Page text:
As elements of the scoring depend on the consistency of spectral and/or chromatographic profiles of the fragments relative to a spectral ion library, it is clear how reduction of interferences can improve confident detection. It is often observed that significant gains in numbers of analytes quantified is achieved as the number of Q1 windows increases and window size decreases4. And of course, improved peak fidelity will greatly improve the consistency of peak integration and therefore quantitation quality.

Figure 2. Investigating Variable Q1 Window Widths for SWATH® Acquisition.
To achieve better specificity in complex matrices, smaller Q1 windows are desirable especially in the m/z dense regions where many analyte precursors are found. The m/z density histograms constructed from the TOF MS data for the sample of interest (blue line) can be used to a construct variable sized window pattern (red line) using the SWATH Variable Window Calcluator3. The goal is to equalize the density of precursors in each of the isolation windows across the m/z range. Left shows a typical m/z distribution and Q1 window pattern used for digested proteome samples and the right shows a typical m/z distribution for small molecules from a crashed plasma sample.
Figure 3
Figure 3. Decreasing the Size of the Q1 Isolation Windows in SWATH® Acquisition Improves Specificity.
In this example, the same sample was analyzed twice on a TripleTOF® 6600 system, once with a SWATH method using 25Da wide fixed windows (left, 75 msec accumulation time) and once with a variable window SWATH method using 100 windows (right, 25 msec accumulation time). The signal/noise of the detected peptide peak group is greatly improved due to the much smaller window size used in the variable window method. Peptide shown is EDIVVPVYLR from protein UBP11 (P51784_Human).

Easy to Create

The variable window SWATH method should be built based on the m/z distribution of analytes in the matrix of interest, therefore a single SWATH acquisition method can be built once and then used for that matrix over and over again, no matter what analytes are under investigation. The SWATH Variable Window Calculator3 can be used to compute the best Q1 window pattern for the matrix from the TOF MS m/z distribution of precursors. Then this information can be added to the method building software in Analyst® or SCIEX OS software to quickly build a final SWATH method (Figure 4).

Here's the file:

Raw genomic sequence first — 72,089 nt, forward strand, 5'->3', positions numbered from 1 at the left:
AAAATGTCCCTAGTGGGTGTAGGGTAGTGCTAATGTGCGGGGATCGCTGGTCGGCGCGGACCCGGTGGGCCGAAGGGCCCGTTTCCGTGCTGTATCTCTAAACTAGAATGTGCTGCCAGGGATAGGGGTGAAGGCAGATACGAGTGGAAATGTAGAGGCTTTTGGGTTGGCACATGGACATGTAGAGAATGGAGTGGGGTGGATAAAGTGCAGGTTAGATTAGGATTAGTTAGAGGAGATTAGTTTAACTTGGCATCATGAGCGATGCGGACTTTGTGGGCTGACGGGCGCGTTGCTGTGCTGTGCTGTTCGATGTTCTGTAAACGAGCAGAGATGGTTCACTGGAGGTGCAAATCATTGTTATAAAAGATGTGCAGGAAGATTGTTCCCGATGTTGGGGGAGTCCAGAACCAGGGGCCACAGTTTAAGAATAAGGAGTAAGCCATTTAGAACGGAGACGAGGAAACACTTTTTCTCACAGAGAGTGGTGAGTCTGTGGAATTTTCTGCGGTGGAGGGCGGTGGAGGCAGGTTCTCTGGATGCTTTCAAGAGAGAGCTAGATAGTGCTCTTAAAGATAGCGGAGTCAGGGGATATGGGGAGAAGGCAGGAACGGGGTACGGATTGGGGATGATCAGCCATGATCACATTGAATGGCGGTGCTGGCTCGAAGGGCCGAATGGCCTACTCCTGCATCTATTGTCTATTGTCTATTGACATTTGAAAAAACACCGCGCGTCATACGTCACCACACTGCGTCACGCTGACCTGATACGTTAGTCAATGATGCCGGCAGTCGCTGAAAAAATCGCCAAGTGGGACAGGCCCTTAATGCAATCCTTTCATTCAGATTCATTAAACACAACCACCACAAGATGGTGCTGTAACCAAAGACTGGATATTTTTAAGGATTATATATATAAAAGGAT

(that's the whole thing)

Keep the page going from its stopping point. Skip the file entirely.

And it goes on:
Figure 2
Figure 4. Build a Variable Window SWATH Method in Three Easy Steps.
Any window strategy can be constructed in text file format and loaded into the SWATH Acquisition method editor for automatic method building. 1) A text file describing the Q1 isolation window strategy can be constructed using the SWATH Variable Window Calculator3 (which adjusts the Q1 window width based on precursor density). The first two columns describe the start and stop mass of each Q1 window. 2) Load this Q1 window information into SWATH Acquisition method editor and adjust the MS and MS/MS settings. 3) An optimized SWATH Acquisition method for the matrix of interest is saved.

Conclusions

The SWATH® Acquisition data independent acquisition strategy provides a comprehensive quantitative analysis of complex samples, providing full scan high resolution MS and MS/MS on all detectable compounds eluting off the column. These datasets can then be re-interrogated over and over again for compounds as new information emerges.

  • SWATH Acquisition can be optimized by balancing Q1 window width, the number of Q1 windows and accumulation time per window
    • Increases depth of quantitative coverage without compromising reproducibility due to improved S/N
  • Optimizing window width based on m/z density provides further enhancement of specificity and data quality.
    • Allows for increased mass range to be covered
  • SWATH Variable Window Calculator3 can be used to compute the window distribution for the complex sample of interest.

References

  1. SWATH® Acquisition - Comprehensive Quantification with Qualitative Confirmation using TripleTOF® systems, SCIEX Technology Page
  2. Gillet LC et al (2012) Mol. Cell. Prot. 11(6), 1-17
  3. SWATH Variable Window Calculator, Excel tool
  4. Evolution of SWATH® Acquisition Provides Large Gains in Quantified Proteins, SCIEX Technical Note

RUO-MKT-02-2879-B
For Research Use Only, Not for use in diagnostic procedures